This time I am hoping to tackle a more serious letter, and one with more keywords, but a lot depends on the gamers I get.  But you really can’t go wrong with this game at a convention.  It needs almost no prep whatsoever, character creation at the table is very fast, and the pace and structure of the game mean that everyone has a chance to shine.

The game also has incredible artwork – the sort of stuff that is evocative, lush, and gives strong enhancement and illustration of the “feel” of the game.  If you never play a game of Do, the book is still worth getting just for the ideas you can generate from the illustrations.


Saturday, 7:00 pm – 11:00 pm

Sophie will be running a Shadowrun hack for Elizabeth Sampat’s game Blowback.  As a long-time lover of the Shadowrun setting, and someone who has liked what I have experienced of Blowback (and someone who likes Burn Notice) I am very, very, VERY excited about this game!  Sophie has been busily working on it all weekend and I keep having to force myself not to peek at the art she is selecting or the characters she is designing.   (I admit that I have this snippet running through my head of Sharon Glass saying “Someone needs your help Dunkelzahn!”)


Sunday 10:00 am – 2:00 pm
As a third game I decided that I wanted to do something entirely lighthearted, so I opted for another scenario I have run before – the Playful Watch using the Zorcerer of Zo system.  This is a game that I always love to run, mainly because the set-up makes for endless replay value.

Zorcerer of Zo is one of the PDQ games, which makes it very easy to do characters up at the table.  Prior to the game, I head out to the Dollar Store and buy up a half-dozen or so little toys, then wrap them up in Christmas wrapping.  At the beginning of the game I tell the players that they are all members of an organization known as the Playful Watch, part of the elite guards of the Zorcerer of Zo made up of toys from the Island of Misfit Toys.  Everyone gets to pick one gift-wrapped package, and when they open it they find out what their toy is.  Then they get to design a character based on that toy!  I have had endless fun with this phase, watching player creativity go in all sorts of awesome directions when the player opens up their package and finds, say, a little plastic tea set or a puzzle ball or a toy vacuum cleaner.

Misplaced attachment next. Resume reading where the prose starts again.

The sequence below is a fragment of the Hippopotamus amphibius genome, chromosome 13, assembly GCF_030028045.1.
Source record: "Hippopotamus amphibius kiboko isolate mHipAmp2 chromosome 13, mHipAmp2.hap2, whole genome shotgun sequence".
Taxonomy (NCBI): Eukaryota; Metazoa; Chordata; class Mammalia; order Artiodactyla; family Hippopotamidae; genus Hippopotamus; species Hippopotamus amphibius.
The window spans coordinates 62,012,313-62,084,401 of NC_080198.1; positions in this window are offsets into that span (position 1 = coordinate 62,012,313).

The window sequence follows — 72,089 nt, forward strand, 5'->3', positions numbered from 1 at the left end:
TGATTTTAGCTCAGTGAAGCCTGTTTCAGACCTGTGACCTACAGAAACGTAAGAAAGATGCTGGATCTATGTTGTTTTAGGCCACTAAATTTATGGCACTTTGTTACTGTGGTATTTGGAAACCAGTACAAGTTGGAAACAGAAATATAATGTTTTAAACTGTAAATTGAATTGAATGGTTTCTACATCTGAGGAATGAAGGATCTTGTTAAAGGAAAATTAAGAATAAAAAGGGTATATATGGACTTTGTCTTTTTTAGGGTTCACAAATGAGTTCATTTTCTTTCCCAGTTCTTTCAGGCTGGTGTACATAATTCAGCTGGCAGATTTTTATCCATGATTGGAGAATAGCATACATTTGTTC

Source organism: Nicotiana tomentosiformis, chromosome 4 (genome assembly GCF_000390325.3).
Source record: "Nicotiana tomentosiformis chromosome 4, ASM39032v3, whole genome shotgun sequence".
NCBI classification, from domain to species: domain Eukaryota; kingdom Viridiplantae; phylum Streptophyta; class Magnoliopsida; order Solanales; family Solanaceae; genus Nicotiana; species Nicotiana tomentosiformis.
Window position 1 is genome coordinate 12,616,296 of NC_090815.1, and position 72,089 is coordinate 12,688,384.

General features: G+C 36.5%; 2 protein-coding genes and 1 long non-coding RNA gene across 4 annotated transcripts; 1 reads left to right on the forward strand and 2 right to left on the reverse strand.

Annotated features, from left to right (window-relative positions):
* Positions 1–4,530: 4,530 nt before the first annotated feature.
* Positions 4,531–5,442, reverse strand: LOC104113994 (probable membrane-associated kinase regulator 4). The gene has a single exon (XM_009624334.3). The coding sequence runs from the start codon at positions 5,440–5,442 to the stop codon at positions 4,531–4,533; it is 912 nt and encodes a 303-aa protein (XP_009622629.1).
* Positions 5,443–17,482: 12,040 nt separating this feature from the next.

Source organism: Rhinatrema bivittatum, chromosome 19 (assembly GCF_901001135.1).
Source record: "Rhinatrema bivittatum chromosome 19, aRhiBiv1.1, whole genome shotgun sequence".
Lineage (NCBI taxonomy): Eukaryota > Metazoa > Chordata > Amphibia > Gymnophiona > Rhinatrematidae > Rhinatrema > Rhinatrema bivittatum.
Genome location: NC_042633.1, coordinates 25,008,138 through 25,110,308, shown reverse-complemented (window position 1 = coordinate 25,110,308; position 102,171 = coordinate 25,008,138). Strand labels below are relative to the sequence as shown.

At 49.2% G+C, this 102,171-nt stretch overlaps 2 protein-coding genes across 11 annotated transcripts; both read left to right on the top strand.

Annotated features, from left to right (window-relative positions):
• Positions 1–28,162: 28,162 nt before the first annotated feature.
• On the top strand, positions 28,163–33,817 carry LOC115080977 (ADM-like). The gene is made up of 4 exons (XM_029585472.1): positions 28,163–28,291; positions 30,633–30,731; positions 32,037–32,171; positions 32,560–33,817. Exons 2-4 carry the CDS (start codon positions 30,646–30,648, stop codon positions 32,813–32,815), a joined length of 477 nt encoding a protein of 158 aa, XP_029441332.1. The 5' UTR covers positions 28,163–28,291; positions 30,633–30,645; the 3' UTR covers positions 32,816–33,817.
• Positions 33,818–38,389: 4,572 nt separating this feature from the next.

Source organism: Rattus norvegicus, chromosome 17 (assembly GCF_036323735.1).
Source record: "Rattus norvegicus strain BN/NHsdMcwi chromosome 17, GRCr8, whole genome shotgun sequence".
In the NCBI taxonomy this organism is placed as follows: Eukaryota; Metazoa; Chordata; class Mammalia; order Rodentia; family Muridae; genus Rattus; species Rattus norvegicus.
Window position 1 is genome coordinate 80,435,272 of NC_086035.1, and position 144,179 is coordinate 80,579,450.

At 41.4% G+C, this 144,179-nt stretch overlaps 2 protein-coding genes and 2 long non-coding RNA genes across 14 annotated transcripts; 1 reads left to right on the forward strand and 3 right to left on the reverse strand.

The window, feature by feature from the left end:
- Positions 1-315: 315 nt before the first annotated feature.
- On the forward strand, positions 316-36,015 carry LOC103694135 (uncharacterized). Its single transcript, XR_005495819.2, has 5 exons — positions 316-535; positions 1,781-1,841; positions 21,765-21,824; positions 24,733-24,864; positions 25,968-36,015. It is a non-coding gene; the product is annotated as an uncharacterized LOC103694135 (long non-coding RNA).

The scenario is, once again, pretty simple – there is trouble on the Island of Misfit Toys, and the Zorcerer is dispatching the characters to aid King Moonracer in dealing with it.  Along the way they meet a colorful cast of characters some helpful and some troublesome, before finally confronting the final threat and defeating it.  What is that final threat?  I’ll let you know once I’ve visited the Dollar Store!


(Sunday 10:00 am – 2:00 pm)

Convolution has its own setting – San Cipriano – and Sophie will be running a game of InSpectres set there on Sunday afternoon!  InSpectres is always good for wacky fun, and the games I have played with Sophie GMing have been a blast!  This one should be no exception!


SHAMELESS PLUG:  COME TO CONVOLUTION!  IT WILL BE FUN!  C’mon, you know you want to!